Seared Halibut With Chanterelle Mushrooms

plated fish recipe

Stacie Peterson / Getty Images

  • Total: 40 mins
  • Prep: 20 mins
  • Cook: 20 mins
  • Yield: 2 plates (2 servings)
Nutritional Guidelines (per serving)
532 Calories
29g Fat
8g Carbs
53g Protein
See Full Nutritional Guidelines Hide Full Nutritional Guidelines
Nutrition Facts
Servings: 2 plates (2 servings)
Amount per serving
Calories 532
% Daily Value*
Total Fat 29g 38%
Saturated Fat 9g 45%
Cholesterol 167mg 56%
Sodium 435mg 19%
Total Carbohydrate 8g 3%
Dietary Fiber 2g 8%
Protein 53g
Calcium 43mg 3%
*The % Daily Value (DV) tells you how much a nutrient in a food serving contributes to a daily diet. 2,000 calories a day is used for general nutrition advice.
(Nutrition information is calculated using an ingredient database and should be considered an estimate.)

This recipe for Seared Halibut with Chanterelle Mushrooms is a perfect late-summer dish in California and the Northwest, when chanterelles and halibut are both in season.

It is an easy dish to prepare (40 minutes from start to finish) with upscale treatment with the addition of a ginger-chanterelle sauce. Pair this with a crisp white wine and crusty bread, and your meal is complete.

Can't find chanterelles? No problem—this works just fine with any mushroom, or any firm white fish, such as walleye, flounder, seabass, cod, haddock, etc.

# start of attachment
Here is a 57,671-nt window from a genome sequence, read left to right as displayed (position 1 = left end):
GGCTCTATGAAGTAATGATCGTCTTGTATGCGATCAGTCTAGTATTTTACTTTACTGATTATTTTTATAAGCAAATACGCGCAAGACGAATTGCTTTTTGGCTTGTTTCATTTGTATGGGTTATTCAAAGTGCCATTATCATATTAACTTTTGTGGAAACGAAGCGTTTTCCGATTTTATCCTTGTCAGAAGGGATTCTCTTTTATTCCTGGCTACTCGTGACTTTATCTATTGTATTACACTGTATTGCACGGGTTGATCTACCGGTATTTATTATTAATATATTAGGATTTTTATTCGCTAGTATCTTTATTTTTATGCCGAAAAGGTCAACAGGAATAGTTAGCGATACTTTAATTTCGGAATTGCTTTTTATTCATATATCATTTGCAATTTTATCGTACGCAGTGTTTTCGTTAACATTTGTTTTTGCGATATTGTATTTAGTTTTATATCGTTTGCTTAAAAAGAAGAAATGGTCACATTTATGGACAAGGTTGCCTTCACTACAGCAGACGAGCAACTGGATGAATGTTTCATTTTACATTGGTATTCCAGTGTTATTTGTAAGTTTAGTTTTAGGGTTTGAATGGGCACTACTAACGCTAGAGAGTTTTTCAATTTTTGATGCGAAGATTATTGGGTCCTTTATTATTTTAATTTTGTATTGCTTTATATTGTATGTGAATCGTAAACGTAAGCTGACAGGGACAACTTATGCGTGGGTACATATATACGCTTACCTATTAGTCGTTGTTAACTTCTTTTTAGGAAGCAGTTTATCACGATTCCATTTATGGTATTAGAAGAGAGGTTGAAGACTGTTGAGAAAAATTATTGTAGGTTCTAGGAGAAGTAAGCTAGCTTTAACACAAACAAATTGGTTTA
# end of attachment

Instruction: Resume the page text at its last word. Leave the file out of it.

• 1 pound halibut (or other firm white fish)
  • Dash salt
  • 2 tablespoons grapeseed or canola oil
  • 1 cup chopped fresh chanterelles or other mushrooms
  • 2 tablespoons shallot (finely chopped)
  • 1 tablespoon ginger (grated)
  • 1 lemon (zest and juice)
  • 1/4 cup white wine
  • 2 tablespoons butter

Steps to Make It

  1. Gather the ingredients.

  2. Salt the halibut lightly and set it aside at room temperature for 15 minutes.

  3.  Heat oven to "warm" (about 200 F) so you can keep the prepared halibut warm in the oven while you make the sauce.

  4. Get a large saute pan hot and then pour in the grapeseed or canola oil—both are neutral-tasting and have a high smoke point. Let the oil get hot over medium-high heat, about a minute or two.

  5. Pat the fish dry, then lay it into the pan so the pieces are not touching each other.

  6. Do not crowd or you will not get a good sear. If you are using fillets with skin, sear the meat side first, not the skin side.

  7. If the halibut is more than 1 inch thick, turn the heat to medium. Either way, cook for 2 to 5 minutes—the longer the cooking time, the thicker the fillet—and flip only once.

  8. Cook only 2 to 3 minutes on the skin side, then remove the halibut to a pan, skin-side up. Lightly salt the skin and place it in the warm oven.

  9.  Prepare the sauce. In the same pan the fish was cooked in, add the chopped shallot and mushrooms and toss to coat with the pan drippings, adding a tablespoon of butter. Tossing or stirring often, let this cook over high heat for 2 to 3 minutes.

  10. Add the ginger and the lemon zest and toss to combine. Add the white wine immediately, and turn up the heat to high. Scrape up any browned bits on the pan with a wooden spoon. Let this boil furiously until the wine is nearly gone.

  11. Turn off the heat and add the remaining 2 tablespoons butter and lemon juice. Swirl to combine.

  12. Serve the sauce under the halibut, skin-side up. Enjoy!


This recipe can easily be doubled.

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